Time management and productivity are both skills you should take the time to hone — they make you more successful in the workplace and are essential tools for building your confidence.
Time management and productivity are both important parts of the business day. Both of these skills enable you to make the most out of your workday and complete everything on your mental to-do list without losing your mind. What most people overlook is that you can also use your time management and productivity skills to improve your self-confidence. How does your time management affect your self-confidence?
Time Management = Confidence
No matter what industry you’re in, a common complaint is that there just isn’t enough time in the day to finish all your assigned tasks. This lack of time management is one of the biggest causes of workplace stress and can lead to irritability, fatigue, difficulty focusing and loss of confidence.
The trick to reducing that stress and improving your self-confidence is to employ good time management strategies. If you don’t know where to start, try:
– Delegate — Don’t take it all on your shoulders. If you’ve got people you can farm out a portion of a task to, do it.
– Plan — Take some time at the beginning of your day to plan out what you need to accomplish.
– Expect — Specifically, expect interruptions. It’s inevitable if you work with other people, so plan to be interrupted. Just don’t let it throw your whole day off.
– Sign — Literally hang up a “do not disturb” sign if you have to finish something without being interrupted.
– Improve — Look for ways to improve work processes, to make your job easier or more efficient or simply to make your life a little bit easier during the day.
– Schedule — Don’t answer every ringing phone or blinking notification. Instead, schedule office hours for phone calls and specific times for email and message responses.
– Break — Take breaks frequently. Studies have proven that taking frequent short breaks helps keep you focused, makes it easier to learn new information, and improves productivity.
– Appoint — Don’t write a to-do list. Instead, use an appointment book to make appointments with yourself. To-do lists tend to grow and grow until they become to-do novels. It’s easier to keep appointments, even if they’re with yourself.
– Block — Unless you’re using social media as part of your work, block it. The same rule applies to any distracting websites while you’re working. Save those for break time.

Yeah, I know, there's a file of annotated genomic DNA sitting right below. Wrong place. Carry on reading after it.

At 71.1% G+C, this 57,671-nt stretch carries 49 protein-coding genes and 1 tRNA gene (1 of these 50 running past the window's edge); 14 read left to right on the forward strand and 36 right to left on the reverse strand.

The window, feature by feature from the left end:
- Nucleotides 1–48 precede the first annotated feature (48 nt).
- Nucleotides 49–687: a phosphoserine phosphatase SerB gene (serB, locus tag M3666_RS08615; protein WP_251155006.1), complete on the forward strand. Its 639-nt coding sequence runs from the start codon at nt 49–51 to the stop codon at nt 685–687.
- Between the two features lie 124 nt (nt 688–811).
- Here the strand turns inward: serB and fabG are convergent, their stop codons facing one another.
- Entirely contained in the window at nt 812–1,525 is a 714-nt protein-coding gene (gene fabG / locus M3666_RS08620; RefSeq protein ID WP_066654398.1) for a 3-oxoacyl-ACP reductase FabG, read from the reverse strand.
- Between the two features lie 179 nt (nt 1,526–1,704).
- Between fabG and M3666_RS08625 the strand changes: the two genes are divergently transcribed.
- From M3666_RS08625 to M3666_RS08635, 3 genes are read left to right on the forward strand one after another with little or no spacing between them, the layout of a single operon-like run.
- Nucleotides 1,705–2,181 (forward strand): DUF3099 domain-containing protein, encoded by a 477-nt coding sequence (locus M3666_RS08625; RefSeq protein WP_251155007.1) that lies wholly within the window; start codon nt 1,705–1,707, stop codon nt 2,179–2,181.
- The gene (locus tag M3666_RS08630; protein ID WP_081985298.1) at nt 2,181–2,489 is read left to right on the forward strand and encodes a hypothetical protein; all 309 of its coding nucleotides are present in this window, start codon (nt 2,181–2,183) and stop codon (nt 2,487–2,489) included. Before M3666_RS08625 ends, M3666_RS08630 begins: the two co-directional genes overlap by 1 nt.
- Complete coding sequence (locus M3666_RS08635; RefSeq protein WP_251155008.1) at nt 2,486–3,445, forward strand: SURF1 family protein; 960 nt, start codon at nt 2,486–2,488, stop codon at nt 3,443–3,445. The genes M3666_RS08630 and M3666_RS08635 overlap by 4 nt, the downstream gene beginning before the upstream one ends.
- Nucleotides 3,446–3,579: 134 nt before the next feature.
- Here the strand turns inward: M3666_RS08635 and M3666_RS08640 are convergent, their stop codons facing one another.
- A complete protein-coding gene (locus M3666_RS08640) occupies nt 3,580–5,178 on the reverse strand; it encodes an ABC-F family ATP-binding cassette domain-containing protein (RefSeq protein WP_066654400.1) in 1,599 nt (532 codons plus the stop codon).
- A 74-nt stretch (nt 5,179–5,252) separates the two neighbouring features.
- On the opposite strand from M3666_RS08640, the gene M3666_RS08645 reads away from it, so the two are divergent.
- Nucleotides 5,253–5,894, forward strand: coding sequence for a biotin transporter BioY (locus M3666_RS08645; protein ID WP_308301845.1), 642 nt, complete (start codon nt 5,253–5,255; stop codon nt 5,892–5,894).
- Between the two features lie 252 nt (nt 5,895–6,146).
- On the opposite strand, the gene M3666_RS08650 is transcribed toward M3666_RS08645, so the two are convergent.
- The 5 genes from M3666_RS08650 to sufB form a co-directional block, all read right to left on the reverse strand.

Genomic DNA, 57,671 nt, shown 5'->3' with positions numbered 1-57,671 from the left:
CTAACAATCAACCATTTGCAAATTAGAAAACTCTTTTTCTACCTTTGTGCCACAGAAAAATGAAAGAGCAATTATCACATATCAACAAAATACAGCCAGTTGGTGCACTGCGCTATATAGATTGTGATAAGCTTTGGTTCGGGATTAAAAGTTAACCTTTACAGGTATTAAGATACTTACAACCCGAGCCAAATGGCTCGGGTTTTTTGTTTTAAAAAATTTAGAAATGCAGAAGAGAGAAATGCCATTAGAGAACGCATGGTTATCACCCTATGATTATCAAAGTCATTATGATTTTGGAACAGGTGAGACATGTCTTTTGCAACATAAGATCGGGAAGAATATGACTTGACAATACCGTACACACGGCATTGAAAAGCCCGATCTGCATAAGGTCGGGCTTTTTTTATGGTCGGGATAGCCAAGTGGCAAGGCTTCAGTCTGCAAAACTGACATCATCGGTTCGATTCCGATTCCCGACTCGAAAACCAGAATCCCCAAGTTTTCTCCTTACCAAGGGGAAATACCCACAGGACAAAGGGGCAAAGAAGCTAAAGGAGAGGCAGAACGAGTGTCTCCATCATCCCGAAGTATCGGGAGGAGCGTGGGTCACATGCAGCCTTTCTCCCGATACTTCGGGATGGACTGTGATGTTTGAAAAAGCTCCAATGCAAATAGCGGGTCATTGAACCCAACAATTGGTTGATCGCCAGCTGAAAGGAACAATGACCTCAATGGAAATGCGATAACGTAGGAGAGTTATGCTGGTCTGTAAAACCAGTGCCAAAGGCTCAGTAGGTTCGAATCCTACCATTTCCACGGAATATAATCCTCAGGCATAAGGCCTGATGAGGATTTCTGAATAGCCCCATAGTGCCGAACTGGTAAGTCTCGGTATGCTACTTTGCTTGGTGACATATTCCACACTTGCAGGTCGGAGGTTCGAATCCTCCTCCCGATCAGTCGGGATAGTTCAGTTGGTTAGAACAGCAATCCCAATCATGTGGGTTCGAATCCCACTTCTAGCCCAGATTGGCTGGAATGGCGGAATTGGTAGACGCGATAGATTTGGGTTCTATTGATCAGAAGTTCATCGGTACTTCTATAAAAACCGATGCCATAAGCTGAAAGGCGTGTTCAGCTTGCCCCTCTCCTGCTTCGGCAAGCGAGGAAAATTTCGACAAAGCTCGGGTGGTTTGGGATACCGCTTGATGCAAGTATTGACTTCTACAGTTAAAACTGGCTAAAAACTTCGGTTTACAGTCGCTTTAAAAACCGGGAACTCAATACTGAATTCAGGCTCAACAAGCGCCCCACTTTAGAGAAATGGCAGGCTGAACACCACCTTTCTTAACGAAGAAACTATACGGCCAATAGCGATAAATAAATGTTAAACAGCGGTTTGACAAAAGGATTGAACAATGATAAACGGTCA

Now that you’ve got time management down, you’ve probably noticed how managing your time wisely and completing your projects on time has helped improve your confidence. The next step is to use that confidence to improve your productivity.
Confidence = Productivity
How does confidence help increase productivity? By eliminating or at least reducing doubt. If your confidence is low, after you complete a task you tend to second-guess yourself:
Did I do this right?
Can I make it look better before it’s due?
Second-guessing yourself is where you sabotage both your confidence and your time-management skills we’ve already discussed. It’s the same strategy you’ve probably heard since grade school for taking a test — don’t second-guess your answers, because you might end up changing your correct answer to a wrong one. The same train of thought applies in the workplace.
Confidence is an integral part of your daily productivity. It’s the thing that allows you to finish a job, be confident in the job you did, and move on to your next project.
Productivity = Confidence
Once you get that productivity thing under control, you’ll notice your confidence growing. But wait, didn’t we just say that confidence is the thing you need to improve productivity?
Yes. It’s a fantastic cycle that keeps improving the more times you make it around the circle.
Confidence improves productivity — you’re confident enough to finish your work the first time without having to second guess anything.
Productivity improves confidence — you know you can do it, so every completed job or productive day provides an added boost.
And around and around it goes. You might think it puts you at risk of becoming overconfident, and no one likes an overconfident jerk, right?
As it turns out, overconfidence can actually be a good thing. Overconfidence doesn’t have to be synonymous with cocky — it can be a great tool to help you appear competent even when you don’t feel that way, as well as help you improve your social status both inside and out of work.
Both of these things help further fuel your confidence, which, in turn, improves your productivity and time management skills.
Time management and productivity are both skills you should take the time to hone — they make you more successful in the workplace and are essential tools for building your confidence. The more productive you are, the more confident you’ll become.
DISCLAIMER: This article expresses my own ideas and opinions. Any information I have shared are from sources that I believe to be reliable and accurate. I did not receive any financial compensation in writing this post, nor do I own any shares in any company I’ve mentioned. I encourage any reader to do their own diligent research first before making any investment decisions.